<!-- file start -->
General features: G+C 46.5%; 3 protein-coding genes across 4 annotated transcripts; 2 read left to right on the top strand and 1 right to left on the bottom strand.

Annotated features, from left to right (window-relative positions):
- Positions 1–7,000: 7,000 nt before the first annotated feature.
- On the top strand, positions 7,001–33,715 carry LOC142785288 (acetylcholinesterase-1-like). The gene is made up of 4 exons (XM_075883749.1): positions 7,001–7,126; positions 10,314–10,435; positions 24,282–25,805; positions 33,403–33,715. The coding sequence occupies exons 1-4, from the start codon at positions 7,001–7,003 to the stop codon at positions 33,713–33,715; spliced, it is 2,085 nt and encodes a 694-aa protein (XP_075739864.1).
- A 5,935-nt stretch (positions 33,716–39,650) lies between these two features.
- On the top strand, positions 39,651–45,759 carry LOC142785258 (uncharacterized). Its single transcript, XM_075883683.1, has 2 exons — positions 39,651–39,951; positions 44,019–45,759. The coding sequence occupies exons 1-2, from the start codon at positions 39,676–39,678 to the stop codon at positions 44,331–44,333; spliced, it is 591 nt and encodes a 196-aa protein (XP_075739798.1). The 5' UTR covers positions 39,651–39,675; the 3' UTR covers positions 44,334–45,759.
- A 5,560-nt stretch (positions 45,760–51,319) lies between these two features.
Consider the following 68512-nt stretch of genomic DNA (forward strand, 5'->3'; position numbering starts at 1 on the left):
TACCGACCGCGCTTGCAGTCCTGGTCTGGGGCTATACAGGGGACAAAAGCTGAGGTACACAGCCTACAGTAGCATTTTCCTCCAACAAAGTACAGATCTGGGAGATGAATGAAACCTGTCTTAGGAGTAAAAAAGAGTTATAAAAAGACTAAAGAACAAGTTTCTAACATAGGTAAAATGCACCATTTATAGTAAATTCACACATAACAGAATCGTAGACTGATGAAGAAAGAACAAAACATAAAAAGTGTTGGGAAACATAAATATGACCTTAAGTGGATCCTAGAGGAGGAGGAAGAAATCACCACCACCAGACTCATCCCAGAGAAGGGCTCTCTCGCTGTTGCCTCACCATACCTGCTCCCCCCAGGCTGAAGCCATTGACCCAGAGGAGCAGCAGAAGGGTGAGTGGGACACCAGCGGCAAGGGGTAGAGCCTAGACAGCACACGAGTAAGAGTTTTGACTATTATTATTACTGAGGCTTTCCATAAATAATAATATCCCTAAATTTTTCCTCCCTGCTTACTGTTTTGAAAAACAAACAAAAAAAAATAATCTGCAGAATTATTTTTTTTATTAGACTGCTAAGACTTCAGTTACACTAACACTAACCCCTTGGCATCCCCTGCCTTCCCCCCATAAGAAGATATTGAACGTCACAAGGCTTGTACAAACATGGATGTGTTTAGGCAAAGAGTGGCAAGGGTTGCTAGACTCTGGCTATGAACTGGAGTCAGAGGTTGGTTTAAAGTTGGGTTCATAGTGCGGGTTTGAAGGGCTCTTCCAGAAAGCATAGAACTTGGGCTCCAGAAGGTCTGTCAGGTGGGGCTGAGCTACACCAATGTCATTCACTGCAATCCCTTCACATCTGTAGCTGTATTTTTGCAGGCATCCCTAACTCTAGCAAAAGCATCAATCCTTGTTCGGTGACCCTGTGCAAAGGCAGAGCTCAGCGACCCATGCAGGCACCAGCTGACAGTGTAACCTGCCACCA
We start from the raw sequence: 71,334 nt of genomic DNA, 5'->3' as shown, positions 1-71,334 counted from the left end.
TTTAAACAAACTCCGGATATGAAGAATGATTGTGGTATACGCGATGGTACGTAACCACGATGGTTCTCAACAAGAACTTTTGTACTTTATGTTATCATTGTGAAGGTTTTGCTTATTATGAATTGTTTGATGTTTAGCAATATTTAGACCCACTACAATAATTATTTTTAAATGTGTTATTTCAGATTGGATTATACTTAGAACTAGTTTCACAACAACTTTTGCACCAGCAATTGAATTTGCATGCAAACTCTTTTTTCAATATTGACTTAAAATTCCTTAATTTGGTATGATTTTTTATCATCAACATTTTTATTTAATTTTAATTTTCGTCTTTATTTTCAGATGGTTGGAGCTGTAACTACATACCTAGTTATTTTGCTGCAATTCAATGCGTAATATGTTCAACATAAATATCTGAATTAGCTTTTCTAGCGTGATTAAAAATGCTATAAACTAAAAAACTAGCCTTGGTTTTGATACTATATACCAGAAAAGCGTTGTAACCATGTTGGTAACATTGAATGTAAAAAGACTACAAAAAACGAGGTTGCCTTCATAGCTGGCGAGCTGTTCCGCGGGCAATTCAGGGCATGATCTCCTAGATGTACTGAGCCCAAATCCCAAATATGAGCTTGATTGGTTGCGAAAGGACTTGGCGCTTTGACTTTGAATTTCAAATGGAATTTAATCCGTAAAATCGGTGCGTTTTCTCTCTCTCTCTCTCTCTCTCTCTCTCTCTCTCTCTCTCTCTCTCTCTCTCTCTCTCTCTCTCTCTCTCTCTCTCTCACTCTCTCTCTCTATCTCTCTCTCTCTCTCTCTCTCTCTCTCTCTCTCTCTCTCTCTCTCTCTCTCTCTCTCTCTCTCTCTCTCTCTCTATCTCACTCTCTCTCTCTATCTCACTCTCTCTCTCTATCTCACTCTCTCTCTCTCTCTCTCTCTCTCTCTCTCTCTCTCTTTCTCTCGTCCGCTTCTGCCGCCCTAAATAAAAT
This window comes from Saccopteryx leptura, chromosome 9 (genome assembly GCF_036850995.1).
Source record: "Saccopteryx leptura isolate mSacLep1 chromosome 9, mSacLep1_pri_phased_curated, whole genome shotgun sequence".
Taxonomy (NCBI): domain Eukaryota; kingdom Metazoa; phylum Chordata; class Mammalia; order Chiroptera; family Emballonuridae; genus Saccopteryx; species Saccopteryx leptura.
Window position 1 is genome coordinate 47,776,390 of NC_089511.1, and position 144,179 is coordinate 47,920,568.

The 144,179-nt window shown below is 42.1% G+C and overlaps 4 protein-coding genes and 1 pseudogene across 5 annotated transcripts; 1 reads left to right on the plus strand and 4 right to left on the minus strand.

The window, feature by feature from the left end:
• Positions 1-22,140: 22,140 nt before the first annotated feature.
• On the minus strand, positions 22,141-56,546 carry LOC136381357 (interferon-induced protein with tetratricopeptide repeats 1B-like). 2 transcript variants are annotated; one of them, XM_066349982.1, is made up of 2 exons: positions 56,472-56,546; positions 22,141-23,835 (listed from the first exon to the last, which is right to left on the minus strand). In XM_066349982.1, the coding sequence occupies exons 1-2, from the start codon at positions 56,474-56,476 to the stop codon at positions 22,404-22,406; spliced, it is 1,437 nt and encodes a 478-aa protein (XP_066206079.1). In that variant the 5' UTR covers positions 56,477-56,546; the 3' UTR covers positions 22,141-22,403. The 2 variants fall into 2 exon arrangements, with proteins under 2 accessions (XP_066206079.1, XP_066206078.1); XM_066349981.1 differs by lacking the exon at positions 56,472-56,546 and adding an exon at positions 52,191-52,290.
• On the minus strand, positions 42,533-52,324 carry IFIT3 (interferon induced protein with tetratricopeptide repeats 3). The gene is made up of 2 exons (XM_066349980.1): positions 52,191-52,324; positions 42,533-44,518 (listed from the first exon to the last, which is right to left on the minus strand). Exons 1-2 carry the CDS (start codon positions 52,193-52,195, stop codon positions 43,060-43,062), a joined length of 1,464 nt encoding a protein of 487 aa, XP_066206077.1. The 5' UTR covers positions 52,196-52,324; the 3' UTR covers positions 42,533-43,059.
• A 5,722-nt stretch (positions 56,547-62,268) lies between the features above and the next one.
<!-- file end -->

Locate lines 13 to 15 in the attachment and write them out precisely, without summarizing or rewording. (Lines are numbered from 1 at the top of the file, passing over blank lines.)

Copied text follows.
Source record: "Saccopteryx leptura isolate mSacLep1 chromosome 9, mSacLep1_pri_phased_curated, whole genome shotgun sequence".
Taxonomy (NCBI): domain Eukaryota; kingdom Metazoa; phylum Chordata; class Mammalia; order Chiroptera; family Emballonuridae; genus Saccopteryx; species Saccopteryx leptura.
Window position 1 is genome coordinate 47,776,390 of NC_089511.1, and position 144,179 is coordinate 47,920,568.